Two steps are necessary to overcome these limitations:
(a) The adoption of a Data Warehouse3 to control the various DFS activities. The information flows among DF subsystems via the data warehouse. The advantages of having it at the centre of the DFS are multiple. Among them, it guarantees a homogeneous access to the information created by any DF subsystem; it may also be the place used to develop and integrate tools to check for referential integrity. (b) The introduction of a new DFS component, let's call it "Characterisation" step, responsible for any data manipulation/reduction to extract all the parameters, which are useful for a thorough description of what actually happened during the observations. It should consist of a set of reduction pipelines to measure (and compare) those parameters requested in phase 2 (e.g., offsets of dithered frames, S/N of spectra, image quality, etc).
These Characterisation tasks should be executed at a later time than the Data Quality ones since they require a better calibration, using improved reference files and software typically unavailable at the time of the observations. This special activity should be carried out some time (1 year ?) later4.
In the end the data warehouse should not only contain Phase 2 and scheduling information, but also:
While certain parameters are already measured (mainly 1 and 2 above), others (some of 3, and mainly 4, 5 and 6) are not part of the current Data Flow Systems. Though 1 and 2 above are stored in the so-called calibration database, and though 3, 4, 5 and 6 above could end up into a "characterisation database", more is to be gained by integrating those two aspects within the observatory data warehouse. Having all this information on-line will greatly improve the way an instrument scientist or an archive scientist works.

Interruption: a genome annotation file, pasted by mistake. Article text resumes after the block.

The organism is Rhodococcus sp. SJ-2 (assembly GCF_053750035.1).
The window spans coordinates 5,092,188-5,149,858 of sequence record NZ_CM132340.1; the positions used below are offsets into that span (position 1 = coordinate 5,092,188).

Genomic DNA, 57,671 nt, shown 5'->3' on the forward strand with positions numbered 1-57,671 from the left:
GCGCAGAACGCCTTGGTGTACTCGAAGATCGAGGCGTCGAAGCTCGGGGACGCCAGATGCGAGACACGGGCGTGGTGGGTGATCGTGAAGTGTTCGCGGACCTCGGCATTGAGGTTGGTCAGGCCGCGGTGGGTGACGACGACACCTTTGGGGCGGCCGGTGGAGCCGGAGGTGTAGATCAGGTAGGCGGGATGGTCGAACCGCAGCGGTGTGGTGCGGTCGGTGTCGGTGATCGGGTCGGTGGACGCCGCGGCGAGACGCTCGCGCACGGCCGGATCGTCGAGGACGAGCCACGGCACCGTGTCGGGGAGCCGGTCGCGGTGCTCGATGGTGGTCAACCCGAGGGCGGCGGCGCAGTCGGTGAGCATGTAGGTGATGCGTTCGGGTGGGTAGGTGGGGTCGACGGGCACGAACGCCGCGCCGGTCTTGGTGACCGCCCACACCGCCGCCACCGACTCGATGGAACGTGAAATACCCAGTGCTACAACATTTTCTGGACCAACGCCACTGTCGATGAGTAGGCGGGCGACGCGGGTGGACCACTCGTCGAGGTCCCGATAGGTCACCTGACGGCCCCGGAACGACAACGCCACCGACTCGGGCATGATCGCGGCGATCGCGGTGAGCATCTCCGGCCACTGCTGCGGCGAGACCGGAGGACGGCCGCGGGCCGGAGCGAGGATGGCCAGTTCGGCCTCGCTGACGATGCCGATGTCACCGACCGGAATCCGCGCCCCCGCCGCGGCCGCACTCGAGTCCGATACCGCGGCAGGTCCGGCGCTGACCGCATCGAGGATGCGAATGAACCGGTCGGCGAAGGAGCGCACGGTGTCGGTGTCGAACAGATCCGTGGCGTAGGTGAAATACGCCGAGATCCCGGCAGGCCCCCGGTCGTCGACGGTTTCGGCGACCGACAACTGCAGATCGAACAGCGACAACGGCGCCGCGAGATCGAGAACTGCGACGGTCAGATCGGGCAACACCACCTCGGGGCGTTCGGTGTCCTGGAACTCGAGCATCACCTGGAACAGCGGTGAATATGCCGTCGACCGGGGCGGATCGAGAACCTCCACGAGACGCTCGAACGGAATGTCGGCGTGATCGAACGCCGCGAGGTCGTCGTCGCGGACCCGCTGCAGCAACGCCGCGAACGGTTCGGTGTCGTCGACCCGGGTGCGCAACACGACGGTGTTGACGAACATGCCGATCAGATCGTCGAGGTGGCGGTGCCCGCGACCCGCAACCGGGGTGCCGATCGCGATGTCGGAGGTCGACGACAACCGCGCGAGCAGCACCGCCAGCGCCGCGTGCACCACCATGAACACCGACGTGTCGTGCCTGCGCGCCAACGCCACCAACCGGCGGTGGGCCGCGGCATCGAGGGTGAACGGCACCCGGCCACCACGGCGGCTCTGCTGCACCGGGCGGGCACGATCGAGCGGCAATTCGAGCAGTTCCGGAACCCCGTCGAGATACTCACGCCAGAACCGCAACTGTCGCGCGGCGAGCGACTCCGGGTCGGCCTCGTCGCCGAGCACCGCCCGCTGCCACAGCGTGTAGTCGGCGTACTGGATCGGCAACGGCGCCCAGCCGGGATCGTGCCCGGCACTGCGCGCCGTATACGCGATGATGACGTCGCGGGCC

The mine-ability of the system is greatly enhanced since engineers and scientists, both inside and outside the observatory, will have homogeneous access to information like: (a) ready-to-use measurements, (b) ready-to-view preview products, (c) a scientific view on the archive as opposed to the standard, sterile catalogue (observation log), (d) a quality control view on the archive, (trend analysis techniques and instruments/telescope health checks could benefit from monitoring parameters such as the noise levels of detectors, the measured resolution versus time and slit width, the image quality, etc.), (e) a superior level of abstraction, since at this level the underlying complexity of the various sub-systems that collected the necessary information must have been removed.
Without this level of abstraction, it will be difficult to achieve effective interoperability among archives.
We highlighted the typical problems which HST and VLT Data Flow Systems are facing today. Dispersing the information into several subsystems that are not interoperating is the immediate cause of glitches and inconsistencies, which, for the intrinsic heterogeneous nature of the DFS, are then difficult to identify and repair. We claim that a central repository of the information produced by all the various DF subsystems will greatly help to reach smoother operations.
Industry is facing the same kind of problems; indeed data warehousing is one of the hottest industry trends. The astronomical community should try to benefit from that effort.
Up to now an archive user, being an external user or an instrument scientist, has been able to browse through an observation log representing basically Phase2 information. The aim of introducing a characterisation step is to provide not only better information on what actually happened during the observation, but also to provide a higher level interface to the archive: a miner-ready interface which doesn't need nor want to know the details of the particular DFS, but which can help the scientist in identifying the data s/he needs.
A good DFS must be able to remove its own signature. A good Observatory (not only the archive) must be miner-ready.